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But not all the plums were ripe. I began looking into recipes for unripe plums: in Turkey, unripe plums (erik), green and sour, are eaten in the spring with salt as a crisp, refreshing snack. (If this seems odd it’s worth remembering that spring in Turkey is short and therefore precious.) In Japan, the ume fruit (in English usually called a plum, but in fact related to the apricot) is picked when unripe to make umeboshi (tiny salted sour plums) and umeshu — green ume fruit liqueur. This appealed to me (but to no one else in the household). The unripe cherry plums were the same size as ume fruit and similarly mouth-puckering. The method for umeboshi is in some ways simple: sterilise a jar, rinse the plums individually in edible alcohol (shochu if you are being proper; vodka or gin if not), layer them into the jar, alternating plum with sprinkles of salt. The salt needs to be 10-20 per cent of the weight of the plums: the higher percentage is safer (to deter mould). Cover it and then leave it. Nothing gives you serial killer vibes like packing something in salt, covering it in clingfilm, tying it up, and hiding it in a dark place. After a month or so take the plums out, dry them in a low oven, then return them to the brine they’ve exuded (this is called umezu, plum vinegar, and this alone is worth the whole process, I think).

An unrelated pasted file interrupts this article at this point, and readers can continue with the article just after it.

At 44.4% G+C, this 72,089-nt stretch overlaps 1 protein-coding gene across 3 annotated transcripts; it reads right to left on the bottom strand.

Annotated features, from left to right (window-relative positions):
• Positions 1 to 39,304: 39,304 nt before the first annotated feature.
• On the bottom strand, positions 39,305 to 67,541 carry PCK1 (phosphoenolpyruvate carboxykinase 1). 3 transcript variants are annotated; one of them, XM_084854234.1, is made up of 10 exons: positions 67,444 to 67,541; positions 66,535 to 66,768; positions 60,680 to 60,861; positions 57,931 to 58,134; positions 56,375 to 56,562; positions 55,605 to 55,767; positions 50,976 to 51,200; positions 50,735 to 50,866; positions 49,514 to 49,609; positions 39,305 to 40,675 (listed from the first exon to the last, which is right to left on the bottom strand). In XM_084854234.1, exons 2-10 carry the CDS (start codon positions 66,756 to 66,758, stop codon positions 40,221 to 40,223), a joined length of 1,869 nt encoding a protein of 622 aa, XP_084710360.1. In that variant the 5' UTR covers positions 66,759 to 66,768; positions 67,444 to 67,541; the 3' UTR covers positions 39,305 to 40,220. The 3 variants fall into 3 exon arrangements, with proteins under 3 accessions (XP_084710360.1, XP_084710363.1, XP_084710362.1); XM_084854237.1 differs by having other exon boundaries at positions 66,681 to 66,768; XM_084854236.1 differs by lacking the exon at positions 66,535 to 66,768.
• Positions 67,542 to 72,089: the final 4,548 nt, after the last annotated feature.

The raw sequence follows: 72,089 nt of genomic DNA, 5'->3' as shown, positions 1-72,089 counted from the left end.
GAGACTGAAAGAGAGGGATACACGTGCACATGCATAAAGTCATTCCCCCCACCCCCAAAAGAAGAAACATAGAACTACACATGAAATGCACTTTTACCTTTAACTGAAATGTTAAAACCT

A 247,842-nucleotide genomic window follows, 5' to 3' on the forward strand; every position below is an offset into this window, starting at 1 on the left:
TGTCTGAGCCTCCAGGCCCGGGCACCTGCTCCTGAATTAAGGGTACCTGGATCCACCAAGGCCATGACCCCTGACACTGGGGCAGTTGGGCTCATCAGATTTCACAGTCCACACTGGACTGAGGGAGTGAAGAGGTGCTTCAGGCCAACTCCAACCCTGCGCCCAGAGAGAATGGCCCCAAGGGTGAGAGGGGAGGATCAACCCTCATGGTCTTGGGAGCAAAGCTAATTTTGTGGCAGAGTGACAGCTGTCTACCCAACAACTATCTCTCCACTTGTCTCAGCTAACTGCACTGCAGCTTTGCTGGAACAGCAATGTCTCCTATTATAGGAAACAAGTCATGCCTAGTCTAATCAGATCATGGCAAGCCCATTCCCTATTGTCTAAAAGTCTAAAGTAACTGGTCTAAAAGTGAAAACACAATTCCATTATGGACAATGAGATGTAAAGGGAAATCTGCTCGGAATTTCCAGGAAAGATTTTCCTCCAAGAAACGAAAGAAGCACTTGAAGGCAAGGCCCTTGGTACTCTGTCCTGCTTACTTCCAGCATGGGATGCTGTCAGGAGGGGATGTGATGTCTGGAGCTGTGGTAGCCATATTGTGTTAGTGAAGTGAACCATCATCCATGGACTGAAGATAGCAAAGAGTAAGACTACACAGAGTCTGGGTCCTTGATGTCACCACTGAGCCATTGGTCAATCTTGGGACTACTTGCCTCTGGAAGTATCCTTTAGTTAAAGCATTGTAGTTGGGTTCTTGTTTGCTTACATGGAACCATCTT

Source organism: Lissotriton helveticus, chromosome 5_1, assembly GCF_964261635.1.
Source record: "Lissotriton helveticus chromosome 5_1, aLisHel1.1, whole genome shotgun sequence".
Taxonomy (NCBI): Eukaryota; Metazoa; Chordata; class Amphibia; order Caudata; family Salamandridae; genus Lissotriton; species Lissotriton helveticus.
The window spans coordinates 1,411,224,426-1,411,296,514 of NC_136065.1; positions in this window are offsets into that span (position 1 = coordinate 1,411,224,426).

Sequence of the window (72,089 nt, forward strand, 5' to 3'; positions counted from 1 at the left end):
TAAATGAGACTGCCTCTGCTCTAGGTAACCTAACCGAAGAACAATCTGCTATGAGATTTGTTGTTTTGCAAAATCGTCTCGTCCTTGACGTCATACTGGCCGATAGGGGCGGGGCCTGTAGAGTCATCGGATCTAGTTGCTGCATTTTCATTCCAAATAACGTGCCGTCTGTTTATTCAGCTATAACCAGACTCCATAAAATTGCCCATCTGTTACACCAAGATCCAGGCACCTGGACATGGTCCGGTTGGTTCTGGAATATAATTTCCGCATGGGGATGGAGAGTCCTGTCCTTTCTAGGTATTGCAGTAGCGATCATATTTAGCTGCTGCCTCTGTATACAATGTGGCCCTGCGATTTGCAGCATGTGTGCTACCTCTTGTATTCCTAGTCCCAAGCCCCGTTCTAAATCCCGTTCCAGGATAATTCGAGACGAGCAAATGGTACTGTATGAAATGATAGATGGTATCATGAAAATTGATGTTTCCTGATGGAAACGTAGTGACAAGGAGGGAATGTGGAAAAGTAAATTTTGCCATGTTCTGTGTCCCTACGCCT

And you don’t need to be in the countryside to enjoy the early autumn glut. London, once you start looking, seems full of useful trees. Online tools help, such as the massive collaborative maps Fruit City (, which shows fruit trees in London; Falling Fruit (, which is more freegan-focused, maps any public source of food (community gardens, bins). I’ve seen plenty of fruit trees (tiny apples in the Docklands! grape-sized plums in Kennington Park!) which seem to be overlooked. Some must be opportunists growing from pips or seeds. Some must have been planted by considerate urban planners — people who hoped to make the city easier to live in.

In the middle of Sayes Court Park, next to the Convoys Wharf development site in Deptford, there’s a wizened mulberry tree. When I saw it I thought some public-spirited Victorian must have planted it. But by repute it’s much older: the park is built over Sayes Court, the house and garden of John Evelyn, the diarist and contemporary of Pepys. He was an early advocate of vegetarianism, and believed in planting trees, particularly sweet-smelling ones, in urban spaces to mitigate pollution. His amazingly-titled essay Fumifugium is a treatise on “the inconveniencie of the aer and smoak” in London; his Sylva is a “discourse on forest-trees”. It seems unlikely it is the same tree planted by Evelyn (or — another rumour — that it was planted by Peter the Great, who rented Sayes Court in 1698). More likely it’s a descendant. But it’s hundreds of years old and still fruiting. May all trees be so lucky.

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